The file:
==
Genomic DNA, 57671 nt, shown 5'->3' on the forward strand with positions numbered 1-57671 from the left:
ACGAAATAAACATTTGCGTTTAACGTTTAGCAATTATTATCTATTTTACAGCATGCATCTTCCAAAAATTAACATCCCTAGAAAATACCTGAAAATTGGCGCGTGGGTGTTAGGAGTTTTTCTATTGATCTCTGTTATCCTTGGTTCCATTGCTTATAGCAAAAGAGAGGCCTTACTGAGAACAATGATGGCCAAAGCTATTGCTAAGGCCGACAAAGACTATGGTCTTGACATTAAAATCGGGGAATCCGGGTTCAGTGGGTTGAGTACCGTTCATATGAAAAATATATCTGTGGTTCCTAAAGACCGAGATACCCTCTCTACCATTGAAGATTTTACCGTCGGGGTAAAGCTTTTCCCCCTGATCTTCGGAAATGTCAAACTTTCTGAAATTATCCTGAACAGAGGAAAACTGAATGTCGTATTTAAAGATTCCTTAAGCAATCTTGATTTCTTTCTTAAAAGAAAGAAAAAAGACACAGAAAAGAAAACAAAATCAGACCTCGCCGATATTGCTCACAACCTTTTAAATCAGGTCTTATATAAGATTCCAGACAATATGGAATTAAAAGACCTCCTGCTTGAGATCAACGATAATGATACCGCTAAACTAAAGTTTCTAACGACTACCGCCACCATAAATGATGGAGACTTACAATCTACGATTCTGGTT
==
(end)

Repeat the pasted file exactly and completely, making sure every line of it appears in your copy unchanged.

Genomic DNA, 57671 nt, shown 5'->3' on the forward strand with positions numbered 1-57671 from the left:
ACGAAATAAACATTTGCGTTTAACGTTTAGCAATTATTATCTATTTTACAGCATGCATCTTCCAAAAATTAACATCCCTAGAAAATACCTGAAAATTGGCGCGTGGGTGTTAGGAGTTTTTCTATTGATCTCTGTTATCCTTGGTTCCATTGCTTATAGCAAAAGAGAGGCCTTACTGAGAACAATGATGGCCAAAGCTATTGCTAAGGCCGACAAAGACTATGGTCTTGACATTAAAATCGGGGAATCCGGGTTCAGTGGGTTGAGTACCGTTCATATGAAAAATATATCTGTGGTTCCTAAAGACCGAGATACCCTCTCTACCATTGAAGATTTTACCGTCGGGGTAAAGCTTTTCCCCCTGATCTTCGGAAATGTCAAACTTTCTGAAATTATCCTGAACAGAGGAAAACTGAATGTCGTATTTAAAGATTCCTTAAGCAATCTTGATTTCTTTCTTAAAAGAAAGAAAAAAGACACAGAAAAGAAAACAAAATCAGACCTCGCCGATATTGCTCACAACCTTTTAAATCAGGTCTTATATAAGATTCCAGACAATATGGAATTAAAAGACCTCCTGCTTGAGATCAACGATAATGATACCGCTAAACTAAAGTTTCTAACGACTACCGCCACCATAAATGATGGAGACTTACAATCTACGATTCTGGTT